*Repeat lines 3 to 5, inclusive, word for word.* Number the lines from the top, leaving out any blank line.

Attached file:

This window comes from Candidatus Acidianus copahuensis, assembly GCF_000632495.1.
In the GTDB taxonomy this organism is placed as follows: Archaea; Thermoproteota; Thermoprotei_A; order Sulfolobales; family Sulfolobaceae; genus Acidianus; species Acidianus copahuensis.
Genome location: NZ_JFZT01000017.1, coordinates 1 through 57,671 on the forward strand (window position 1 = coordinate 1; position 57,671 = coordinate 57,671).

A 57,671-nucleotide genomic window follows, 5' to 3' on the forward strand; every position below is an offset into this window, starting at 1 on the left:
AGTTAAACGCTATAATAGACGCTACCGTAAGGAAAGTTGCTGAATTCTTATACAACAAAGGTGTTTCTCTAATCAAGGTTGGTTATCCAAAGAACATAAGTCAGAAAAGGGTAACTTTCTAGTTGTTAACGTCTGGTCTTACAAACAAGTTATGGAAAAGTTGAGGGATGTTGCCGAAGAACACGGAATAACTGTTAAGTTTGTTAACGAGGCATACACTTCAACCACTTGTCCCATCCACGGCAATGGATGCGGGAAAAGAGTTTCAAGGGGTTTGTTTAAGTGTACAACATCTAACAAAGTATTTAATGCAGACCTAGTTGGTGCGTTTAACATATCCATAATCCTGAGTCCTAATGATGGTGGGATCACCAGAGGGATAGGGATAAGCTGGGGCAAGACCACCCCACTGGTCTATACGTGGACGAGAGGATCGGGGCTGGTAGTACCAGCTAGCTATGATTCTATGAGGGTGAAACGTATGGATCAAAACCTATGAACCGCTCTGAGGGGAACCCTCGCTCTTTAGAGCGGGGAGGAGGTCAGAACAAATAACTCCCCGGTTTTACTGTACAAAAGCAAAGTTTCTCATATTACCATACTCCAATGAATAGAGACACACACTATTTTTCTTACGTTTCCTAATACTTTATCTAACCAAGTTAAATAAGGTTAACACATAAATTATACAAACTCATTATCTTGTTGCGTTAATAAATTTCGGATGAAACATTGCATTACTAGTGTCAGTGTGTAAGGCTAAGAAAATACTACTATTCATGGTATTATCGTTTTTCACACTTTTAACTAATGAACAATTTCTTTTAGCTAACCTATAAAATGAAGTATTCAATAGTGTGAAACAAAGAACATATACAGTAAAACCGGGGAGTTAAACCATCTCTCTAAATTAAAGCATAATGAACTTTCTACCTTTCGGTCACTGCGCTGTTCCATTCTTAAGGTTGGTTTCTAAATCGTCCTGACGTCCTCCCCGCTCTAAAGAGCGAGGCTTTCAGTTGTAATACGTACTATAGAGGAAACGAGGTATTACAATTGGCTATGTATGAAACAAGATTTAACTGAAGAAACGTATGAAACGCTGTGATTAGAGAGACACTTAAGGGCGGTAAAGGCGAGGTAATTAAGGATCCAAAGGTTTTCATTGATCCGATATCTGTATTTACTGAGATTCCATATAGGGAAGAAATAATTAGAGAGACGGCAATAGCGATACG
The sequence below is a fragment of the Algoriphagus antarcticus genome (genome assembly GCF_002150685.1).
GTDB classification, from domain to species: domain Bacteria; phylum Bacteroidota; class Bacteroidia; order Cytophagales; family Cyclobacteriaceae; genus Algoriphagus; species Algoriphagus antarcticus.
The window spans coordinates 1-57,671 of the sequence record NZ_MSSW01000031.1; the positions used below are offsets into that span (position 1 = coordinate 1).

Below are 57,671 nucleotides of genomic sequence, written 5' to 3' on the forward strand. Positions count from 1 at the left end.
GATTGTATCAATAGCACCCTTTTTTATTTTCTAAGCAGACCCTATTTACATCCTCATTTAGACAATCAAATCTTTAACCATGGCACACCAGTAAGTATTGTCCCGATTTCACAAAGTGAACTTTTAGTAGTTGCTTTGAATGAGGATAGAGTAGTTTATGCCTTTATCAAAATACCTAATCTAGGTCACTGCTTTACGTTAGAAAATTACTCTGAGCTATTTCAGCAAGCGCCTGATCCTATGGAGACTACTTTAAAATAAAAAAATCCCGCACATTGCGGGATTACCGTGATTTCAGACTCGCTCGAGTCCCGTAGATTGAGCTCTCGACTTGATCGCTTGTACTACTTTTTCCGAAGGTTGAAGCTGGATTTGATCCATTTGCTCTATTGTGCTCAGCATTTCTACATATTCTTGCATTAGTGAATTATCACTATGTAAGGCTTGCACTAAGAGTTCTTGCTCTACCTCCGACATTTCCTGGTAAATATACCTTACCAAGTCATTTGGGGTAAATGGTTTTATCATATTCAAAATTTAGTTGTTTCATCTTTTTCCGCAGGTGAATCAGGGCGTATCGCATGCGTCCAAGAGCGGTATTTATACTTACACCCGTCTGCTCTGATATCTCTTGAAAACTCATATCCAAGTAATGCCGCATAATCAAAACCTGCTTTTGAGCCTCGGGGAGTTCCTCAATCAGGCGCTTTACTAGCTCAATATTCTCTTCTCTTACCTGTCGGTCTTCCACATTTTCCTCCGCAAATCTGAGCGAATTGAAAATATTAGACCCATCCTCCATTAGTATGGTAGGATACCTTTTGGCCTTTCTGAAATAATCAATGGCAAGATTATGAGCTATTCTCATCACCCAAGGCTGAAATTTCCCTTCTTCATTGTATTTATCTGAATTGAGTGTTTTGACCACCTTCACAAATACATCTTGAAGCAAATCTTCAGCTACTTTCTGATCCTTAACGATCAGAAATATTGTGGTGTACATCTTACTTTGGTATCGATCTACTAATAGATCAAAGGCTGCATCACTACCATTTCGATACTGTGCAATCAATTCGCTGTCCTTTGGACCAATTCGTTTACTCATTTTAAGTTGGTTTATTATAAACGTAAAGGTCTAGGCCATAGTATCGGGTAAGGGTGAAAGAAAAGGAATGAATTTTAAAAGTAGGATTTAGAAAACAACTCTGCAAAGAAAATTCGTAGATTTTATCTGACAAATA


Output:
Genome location: NZ_JFZT01000017.1, coordinates 1 through 57,671 on the forward strand (window position 1 = coordinate 1; position 57,671 = coordinate 57,671).

A 57,671-nucleotide genomic window follows, 5' to 3' on the forward strand; every position below is an offset into this window, starting at 1 on the left:
AGTTAAACGCTATAATAGACGCTACCGTAAGGAAAGTTGCTGAATTCTTATACAACAAAGGTGTTTCTCTAATCAAGGTTGGTTATCCAAAGAACATAAGTCAGAAAAGGGTAACTTTCTAGTTGTTAACGTCTGGTCTTACAAACAAGTTATGGAAAAGTTGAGGGATGTTGCCGAAGAACACGGAATAACTGTTAAGTTTGTTAACGAGGCATACACTTCAACCACTTGTCCCATCCACGGCAATGGATGCGGGAAAAGAGTTTCAAGGGGTTTGTTTAAGTGTACAACATCTAACAAAGTATTTAATGCAGACCTAGTTGGTGCGTTTAACATATCCATAATCCTGAGTCCTAATGATGGTGGGATCACCAGAGGGATAGGGATAAGCTGGGGCAAGACCACCCCACTGGTCTATACGTGGACGAGAGGATCGGGGCTGGTAGTACCAGCTAGCTATGATTCTATGAGGGTGAAACGTATGGATCAAAACCTATGAACCGCTCTGAGGGGAACCCTCGCTCTTTAGAGCGGGGAGGAGGTCAGAACAAATAACTCCCCGGTTTTACTGTACAAAAGCAAAGTTTCTCATATTACCATACTCCAATGAATAGAGACACACACTATTTTTCTTACGTTTCCTAATACTTTATCTAACCAAGTTAAATAAGGTTAACACATAAATTATACAAACTCATTATCTTGTTGCGTTAATAAATTTCGGATGAAACATTGCATTACTAGTGTCAGTGTGTAAGGCTAAGAAAATACTACTATTCATGGTATTATCGTTTTTCACACTTTTAACTAATGAACAATTTCTTTTAGCTAACCTATAAAATGAAGTATTCAATAGTGTGAAACAAAGAACATATACAGTAAAACCGGGGAGTTAAACCATCTCTCTAAATTAAAGCATAATGAACTTTCTACCTTTCGGTCACTGCGCTGTTCCATTCTTAAGGTTGGTTTCTAAATCGTCCTGACGTCCTCCCCGCTCTAAAGAGCGAGGCTTTCAGTTGTAATACGTACTATAGAGGAAACGAGGTATTACAATTGGCTATGTATGAAACAAGATTTAACTGAAGAAACGTATGAAACGCTGTGATTAGAGAGACACTTAAGGGCGGTAAAGGCGAGGTAATTAAGGATCCAAAGGTTTTCATTGATCCGATATCTGTATTTACTGAGATTCCATATAGGGAAGAAATAATTAGAGAGACGGCAATAGCGATACG